• Clearly spell out in the mediation agreement how, when, and the amount you will be paid. If you have future payment (e.g., pending comp claim) potential, be sure to clarify that your past lien includes payments made, but medical expenses submitted but not yet paid will be the responsibility of the plaintiff/employee.
  • Deal with and spell out your rights to any future credit in the agreement. Be specific and detailed.
  • Address any reimbursement of deductible or self-insured retentions up front so there are no misunderstandings.
  • Spell out that your subrogation recovery is net, free, and clear of any claims for common fund attorney’s fees/costs, or other expenses.
  • Make sure the mediation agreement spells out that all parties have authority to enter into the agreement. If the mediation agreements used by the mediator states that it is an “agreement in principle” but non-binding unless and until reduced to a writing signed by all the parties, ask the mediator to prepare a “binding term sheet,” which summarizes the terms of the settlement and recites that while counsel will prepare formal settlement documents, the term sheet reflects a binding and effective agreement.
  • At every step of the process, be very, very specific about which information you authorize to be communicated to the other side, and which information you do not.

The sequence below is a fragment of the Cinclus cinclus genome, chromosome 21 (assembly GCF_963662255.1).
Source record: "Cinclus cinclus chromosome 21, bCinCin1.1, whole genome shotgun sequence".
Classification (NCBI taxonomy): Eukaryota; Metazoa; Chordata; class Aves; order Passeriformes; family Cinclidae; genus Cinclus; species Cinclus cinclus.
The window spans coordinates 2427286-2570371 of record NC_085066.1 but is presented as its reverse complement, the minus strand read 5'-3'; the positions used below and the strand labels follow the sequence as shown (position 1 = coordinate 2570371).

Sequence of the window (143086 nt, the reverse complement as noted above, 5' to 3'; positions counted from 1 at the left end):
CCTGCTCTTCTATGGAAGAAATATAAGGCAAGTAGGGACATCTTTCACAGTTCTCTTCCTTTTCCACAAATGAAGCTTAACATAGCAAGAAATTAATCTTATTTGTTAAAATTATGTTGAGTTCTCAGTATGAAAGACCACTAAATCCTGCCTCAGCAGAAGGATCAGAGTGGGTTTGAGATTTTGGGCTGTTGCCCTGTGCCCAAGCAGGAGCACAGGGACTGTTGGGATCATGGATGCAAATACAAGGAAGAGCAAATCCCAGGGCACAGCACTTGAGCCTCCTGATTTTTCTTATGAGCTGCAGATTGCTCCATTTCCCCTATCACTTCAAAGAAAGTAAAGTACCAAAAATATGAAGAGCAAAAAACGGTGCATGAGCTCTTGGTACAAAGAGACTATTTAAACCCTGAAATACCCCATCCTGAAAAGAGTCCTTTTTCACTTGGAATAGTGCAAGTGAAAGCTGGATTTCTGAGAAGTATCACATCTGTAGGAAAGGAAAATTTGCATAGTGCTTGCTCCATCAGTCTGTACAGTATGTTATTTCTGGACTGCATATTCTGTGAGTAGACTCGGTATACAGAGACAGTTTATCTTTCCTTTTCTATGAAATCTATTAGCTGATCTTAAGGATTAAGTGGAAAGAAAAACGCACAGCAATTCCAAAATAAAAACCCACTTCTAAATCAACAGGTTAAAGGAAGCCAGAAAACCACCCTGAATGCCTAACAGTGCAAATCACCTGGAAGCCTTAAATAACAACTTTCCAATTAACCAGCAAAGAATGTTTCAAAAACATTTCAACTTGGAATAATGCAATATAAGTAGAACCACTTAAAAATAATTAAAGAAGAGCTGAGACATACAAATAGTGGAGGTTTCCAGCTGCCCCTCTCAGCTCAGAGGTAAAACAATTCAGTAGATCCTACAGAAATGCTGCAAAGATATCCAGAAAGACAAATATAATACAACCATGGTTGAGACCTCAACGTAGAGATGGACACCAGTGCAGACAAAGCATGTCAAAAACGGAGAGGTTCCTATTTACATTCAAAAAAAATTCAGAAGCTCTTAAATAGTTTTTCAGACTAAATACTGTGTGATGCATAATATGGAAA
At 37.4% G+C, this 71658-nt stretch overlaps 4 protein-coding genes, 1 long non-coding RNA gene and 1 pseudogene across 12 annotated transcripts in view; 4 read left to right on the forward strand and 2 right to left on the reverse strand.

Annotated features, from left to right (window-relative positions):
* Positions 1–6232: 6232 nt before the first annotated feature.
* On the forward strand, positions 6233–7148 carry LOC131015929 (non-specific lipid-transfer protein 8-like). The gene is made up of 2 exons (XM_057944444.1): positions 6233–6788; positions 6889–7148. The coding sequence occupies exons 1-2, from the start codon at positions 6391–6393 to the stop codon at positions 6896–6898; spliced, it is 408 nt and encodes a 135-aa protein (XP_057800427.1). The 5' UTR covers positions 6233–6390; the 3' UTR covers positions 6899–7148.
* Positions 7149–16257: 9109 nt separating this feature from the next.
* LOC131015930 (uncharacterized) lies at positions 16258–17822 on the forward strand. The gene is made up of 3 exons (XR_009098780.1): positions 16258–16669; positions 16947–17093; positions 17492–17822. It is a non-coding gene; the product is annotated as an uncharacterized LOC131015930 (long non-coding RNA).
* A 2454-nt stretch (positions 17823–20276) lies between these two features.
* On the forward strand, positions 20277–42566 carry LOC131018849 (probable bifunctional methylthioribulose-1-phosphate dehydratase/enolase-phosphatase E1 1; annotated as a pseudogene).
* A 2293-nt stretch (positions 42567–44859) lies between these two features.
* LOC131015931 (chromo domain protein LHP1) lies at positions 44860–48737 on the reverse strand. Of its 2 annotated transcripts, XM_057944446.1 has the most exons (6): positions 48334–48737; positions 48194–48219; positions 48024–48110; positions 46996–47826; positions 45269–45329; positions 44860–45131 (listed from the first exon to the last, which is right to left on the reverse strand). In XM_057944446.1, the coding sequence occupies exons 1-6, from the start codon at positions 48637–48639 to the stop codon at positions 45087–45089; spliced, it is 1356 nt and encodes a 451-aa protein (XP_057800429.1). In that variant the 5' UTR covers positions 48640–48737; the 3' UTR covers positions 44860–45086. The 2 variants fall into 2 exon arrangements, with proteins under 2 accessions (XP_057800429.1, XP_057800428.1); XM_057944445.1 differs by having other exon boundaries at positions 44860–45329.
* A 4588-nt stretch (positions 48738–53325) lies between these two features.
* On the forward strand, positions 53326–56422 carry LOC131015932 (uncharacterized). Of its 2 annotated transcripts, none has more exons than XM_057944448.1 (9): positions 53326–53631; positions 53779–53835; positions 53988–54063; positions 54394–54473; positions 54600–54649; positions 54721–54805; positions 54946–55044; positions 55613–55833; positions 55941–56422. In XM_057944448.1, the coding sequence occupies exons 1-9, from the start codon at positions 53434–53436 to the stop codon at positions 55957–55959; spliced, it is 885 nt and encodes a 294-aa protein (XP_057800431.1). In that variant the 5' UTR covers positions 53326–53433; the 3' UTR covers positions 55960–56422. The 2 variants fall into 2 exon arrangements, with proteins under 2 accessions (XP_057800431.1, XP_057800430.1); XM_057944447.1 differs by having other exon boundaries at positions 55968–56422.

There is no one-size-fits-all rule for when a subrogated insurance carrier should personally attend mediation. Clients with litigation and/or mediation experience feel quite comfortable going toe-to-toe with the other parties and lawyers in a contentious mediation. Some do not. Quite often, our attorneys attend mediation as “client representative”, freeing up our clients to stay on top of their heavy case load and reporting to them regularly throughout the day and obtaining final authority by telephone. If you choose to have counsel attend on your behalf, expect the unexpected. Prepare for the unlikely scenario that the parties want to back out of the mediation, claiming a lack of authority on the part of your counsel.

Every state has different requirements with regard to attendance at mediation. In California, California Rules of Court 3.894 requires a party’s attendance unless the mediator excuses the attendance. However, in our experience, any mediator will excuse a workers’ compensation claims handler’s attendance if the lien is under $500,000 and he or she is available by telephone. In Reyes v. Green Frog Market, LEXIS 6438 (Cal. App. 2002) (unpublished decision), subrogation counsel advised his client they need only be available for mediation by phone. They were, and he settled, signing the mediation agreement on her behalf. The other side wanted to back out and the Court of Appeals allowed it, stating that the attorney didn’t have a specific Power of Attorney to sign on behalf of the client for that mediation in that case. If your attorney attends mediation in California on your behalf, you should have a form Power of Attorney drafted and signed for the mediation, and have an email from the client granting the attorney permission to sign the mediation agreement on the client’s behalf.